Glacier hiking in the dog days of summer

A few years back, before coming to McCarthy, I worked a two summers in Glacier Bay National Park. The glaciers there, however, were not very accessible. For one thing, they were Tidewater Glaciers, meaning that they terminated in the water, i.e., the Pacific ocean.

One summer I worked on a tour boat, so I saw them every bloody day, but actually getting up onto the glaciers was a whole ‘nother story. Watching the glaciers, day after day, made me feel a bit like a Medieval peasant gazing up at the lord’s manor, up on the hill.

In Glacier Bay, just getting to the glaciers required an investment of at least four days. It meant acquiring a kayak and gear and all the supplies for a multi-day camping excursion — and even then it wasn’t easy to actually get on top of them and explore. Hence I wasn’t quite sure what to do with myself when I came to McCarthy five years ago and found that there were miles and miles of flat glacier to explore, right in my backyard.

A few days ago, I went out on a hike on a trail that took me along the Root Glacier, following the Erie Mine Trail. Miles and miles of glacier ice.

Root Glacier Alaska 2018 hike
Erie Mine Trail, along the Root Glacier. 2018, Kennicott, Alaska…..And that’s only part of the glacier. For a sense of perspective, I put the width of that sucker at about a mile, at least.

Despite that yuge chunk of ice, I still got myself a bit overheated. We’ve had a lot of sun, and by Alaskan standards, it’s been a heat wave. I felt a bit of the cool air from the glacier, wafting up to cool me down, but the sun was going strong all day, and never let up. It was a scorcher.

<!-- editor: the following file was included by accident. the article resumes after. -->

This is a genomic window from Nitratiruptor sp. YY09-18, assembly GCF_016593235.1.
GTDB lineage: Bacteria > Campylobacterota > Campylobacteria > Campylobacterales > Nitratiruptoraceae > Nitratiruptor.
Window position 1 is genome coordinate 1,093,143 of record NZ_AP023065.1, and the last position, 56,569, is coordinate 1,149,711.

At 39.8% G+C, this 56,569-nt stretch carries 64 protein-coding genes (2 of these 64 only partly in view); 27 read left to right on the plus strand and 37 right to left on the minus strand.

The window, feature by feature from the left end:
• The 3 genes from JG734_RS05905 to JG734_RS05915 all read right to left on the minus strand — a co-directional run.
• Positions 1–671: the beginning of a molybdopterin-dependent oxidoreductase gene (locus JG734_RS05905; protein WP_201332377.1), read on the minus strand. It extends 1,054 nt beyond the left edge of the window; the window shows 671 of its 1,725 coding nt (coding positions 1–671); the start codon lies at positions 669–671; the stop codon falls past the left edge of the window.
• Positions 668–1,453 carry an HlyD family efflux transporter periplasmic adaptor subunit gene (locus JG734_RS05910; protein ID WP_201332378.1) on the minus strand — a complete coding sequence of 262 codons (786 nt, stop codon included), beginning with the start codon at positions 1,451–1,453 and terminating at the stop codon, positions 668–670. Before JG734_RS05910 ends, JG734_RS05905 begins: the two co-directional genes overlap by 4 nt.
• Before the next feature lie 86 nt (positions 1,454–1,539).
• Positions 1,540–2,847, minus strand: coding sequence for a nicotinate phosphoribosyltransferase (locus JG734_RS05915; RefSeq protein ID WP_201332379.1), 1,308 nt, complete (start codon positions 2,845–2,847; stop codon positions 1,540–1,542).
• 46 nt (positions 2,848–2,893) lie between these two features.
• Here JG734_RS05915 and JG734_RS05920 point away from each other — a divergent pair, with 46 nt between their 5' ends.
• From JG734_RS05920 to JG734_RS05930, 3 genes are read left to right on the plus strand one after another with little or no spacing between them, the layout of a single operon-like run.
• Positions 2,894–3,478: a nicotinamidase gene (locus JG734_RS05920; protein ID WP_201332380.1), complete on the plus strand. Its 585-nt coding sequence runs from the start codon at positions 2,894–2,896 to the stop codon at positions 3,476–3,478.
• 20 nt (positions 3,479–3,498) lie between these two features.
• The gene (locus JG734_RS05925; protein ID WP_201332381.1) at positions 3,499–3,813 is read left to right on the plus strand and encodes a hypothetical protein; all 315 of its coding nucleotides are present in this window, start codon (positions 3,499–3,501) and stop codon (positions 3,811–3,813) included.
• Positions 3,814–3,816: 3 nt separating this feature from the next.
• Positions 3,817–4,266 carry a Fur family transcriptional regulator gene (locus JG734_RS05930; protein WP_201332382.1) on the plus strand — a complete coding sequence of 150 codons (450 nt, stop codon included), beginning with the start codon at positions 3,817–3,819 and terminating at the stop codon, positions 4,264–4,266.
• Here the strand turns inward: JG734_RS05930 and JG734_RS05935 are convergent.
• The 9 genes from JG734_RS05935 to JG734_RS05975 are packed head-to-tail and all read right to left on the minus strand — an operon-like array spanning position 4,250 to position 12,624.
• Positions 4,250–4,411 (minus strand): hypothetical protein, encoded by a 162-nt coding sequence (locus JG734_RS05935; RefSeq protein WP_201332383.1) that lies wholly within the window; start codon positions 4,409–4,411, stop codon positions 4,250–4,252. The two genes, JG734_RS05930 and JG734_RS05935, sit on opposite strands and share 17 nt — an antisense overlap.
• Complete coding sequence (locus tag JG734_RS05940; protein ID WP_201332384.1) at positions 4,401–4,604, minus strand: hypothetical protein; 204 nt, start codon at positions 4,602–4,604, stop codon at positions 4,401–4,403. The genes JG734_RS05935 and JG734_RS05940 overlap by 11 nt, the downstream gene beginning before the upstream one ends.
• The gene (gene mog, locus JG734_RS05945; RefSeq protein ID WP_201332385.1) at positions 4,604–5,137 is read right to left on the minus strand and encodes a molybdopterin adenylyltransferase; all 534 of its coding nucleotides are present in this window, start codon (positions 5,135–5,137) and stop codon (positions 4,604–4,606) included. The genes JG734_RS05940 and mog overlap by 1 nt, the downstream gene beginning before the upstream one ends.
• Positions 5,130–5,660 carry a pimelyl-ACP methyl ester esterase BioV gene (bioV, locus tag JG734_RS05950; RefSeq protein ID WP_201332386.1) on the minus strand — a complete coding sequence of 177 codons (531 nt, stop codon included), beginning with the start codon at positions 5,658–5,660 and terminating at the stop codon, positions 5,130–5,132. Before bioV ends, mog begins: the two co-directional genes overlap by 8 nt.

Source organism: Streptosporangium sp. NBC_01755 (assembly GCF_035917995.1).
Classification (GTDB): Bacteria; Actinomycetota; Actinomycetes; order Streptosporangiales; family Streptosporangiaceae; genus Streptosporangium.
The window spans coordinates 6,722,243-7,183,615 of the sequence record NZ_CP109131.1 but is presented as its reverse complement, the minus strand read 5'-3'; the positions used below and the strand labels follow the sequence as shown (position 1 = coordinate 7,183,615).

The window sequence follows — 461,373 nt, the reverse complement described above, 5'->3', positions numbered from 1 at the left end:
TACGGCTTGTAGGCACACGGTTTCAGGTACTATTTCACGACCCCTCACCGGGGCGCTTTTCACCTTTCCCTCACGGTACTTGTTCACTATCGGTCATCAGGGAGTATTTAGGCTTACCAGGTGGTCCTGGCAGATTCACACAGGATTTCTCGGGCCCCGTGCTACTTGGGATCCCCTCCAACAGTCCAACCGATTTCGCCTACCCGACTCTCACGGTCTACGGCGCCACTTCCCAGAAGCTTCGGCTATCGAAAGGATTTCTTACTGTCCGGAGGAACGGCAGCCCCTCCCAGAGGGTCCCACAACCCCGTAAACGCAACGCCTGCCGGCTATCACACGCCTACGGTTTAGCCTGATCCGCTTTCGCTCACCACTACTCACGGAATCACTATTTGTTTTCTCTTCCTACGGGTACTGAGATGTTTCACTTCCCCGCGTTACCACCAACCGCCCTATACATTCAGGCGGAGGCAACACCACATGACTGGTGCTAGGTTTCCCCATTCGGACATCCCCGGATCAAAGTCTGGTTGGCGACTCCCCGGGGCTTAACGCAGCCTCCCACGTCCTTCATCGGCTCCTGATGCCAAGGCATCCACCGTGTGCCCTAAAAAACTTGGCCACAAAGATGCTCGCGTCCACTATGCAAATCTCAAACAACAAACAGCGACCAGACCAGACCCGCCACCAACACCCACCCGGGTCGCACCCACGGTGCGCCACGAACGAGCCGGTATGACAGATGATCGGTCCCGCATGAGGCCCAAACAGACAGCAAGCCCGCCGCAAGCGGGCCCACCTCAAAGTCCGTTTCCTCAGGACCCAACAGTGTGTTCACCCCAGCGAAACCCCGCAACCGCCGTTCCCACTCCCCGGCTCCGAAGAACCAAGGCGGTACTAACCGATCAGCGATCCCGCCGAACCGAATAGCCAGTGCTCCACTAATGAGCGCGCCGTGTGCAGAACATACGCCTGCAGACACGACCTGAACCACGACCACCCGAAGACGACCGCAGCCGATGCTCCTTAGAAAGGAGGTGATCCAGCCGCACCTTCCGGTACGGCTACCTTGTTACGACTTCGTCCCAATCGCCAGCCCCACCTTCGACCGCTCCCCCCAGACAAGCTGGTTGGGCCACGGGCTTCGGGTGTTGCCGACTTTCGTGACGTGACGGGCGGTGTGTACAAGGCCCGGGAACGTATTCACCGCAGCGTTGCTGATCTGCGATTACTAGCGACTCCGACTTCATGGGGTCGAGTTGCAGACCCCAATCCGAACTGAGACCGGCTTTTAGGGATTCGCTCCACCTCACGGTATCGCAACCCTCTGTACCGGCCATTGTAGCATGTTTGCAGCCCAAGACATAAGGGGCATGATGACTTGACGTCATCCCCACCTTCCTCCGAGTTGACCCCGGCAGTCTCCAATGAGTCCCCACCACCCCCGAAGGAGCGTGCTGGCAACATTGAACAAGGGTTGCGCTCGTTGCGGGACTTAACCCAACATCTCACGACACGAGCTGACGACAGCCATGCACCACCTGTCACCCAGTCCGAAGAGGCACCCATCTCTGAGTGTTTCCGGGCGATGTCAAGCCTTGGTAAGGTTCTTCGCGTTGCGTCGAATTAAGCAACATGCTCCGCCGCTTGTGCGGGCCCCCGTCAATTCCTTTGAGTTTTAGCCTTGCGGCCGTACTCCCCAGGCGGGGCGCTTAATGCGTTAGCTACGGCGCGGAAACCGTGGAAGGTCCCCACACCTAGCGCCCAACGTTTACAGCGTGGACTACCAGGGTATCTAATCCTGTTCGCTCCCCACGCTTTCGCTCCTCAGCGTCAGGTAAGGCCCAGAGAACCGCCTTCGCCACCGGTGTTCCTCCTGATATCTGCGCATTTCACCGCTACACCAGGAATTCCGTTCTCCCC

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Jonathan Erdman

Writer. In the summers, I live and work in the incredible state of Alaska, in the bush community of McCarthy, as the Executive Director of the Wrangell Mountain Center. When not in McCarthy, you'll typically find me in the Santa Cruz Mountains of California, writing and working with local activists. My primary writing project right now is a novel set in remote bush Alaska, of the magical realism genre wherein an earnest and independent young woman finds a mysterious radio belonging to her grandmother, a device that has paranormal bandwidth and a disturbing ability to mess with one's mental stability.

5 thoughts on “Glacier hiking in the dog days of summer”

  1. When I lived in Mesa, AZ, many years ago, there was a bar down the street called The Lost Alaskan. (Perhaps it was a play on “The Lost Dutchman” of the Superstition Mountain) Anyway, I always laughed at it when I drove by.

    Just saying that reminds me of a Texan friend of mine who went to Alaska one summer and came home all upset because some Alaskan told him that They were thinking of splitting Alaska in two and making Texas the Third Biggest State in the union!

    Good medicine for a Lost Texan!

    Liked by 1 person

    1. Ha ha. That’s funny. It also happens to be one my favorite Alaska-Texan jokes. Alaska gets shrunk down on all U.S. maps so most folk don’t realize just how massive this state really is. Most people don’t realize that if you divided Alaska into two equal parts, the land mass of each part would still be bigger than Texas.


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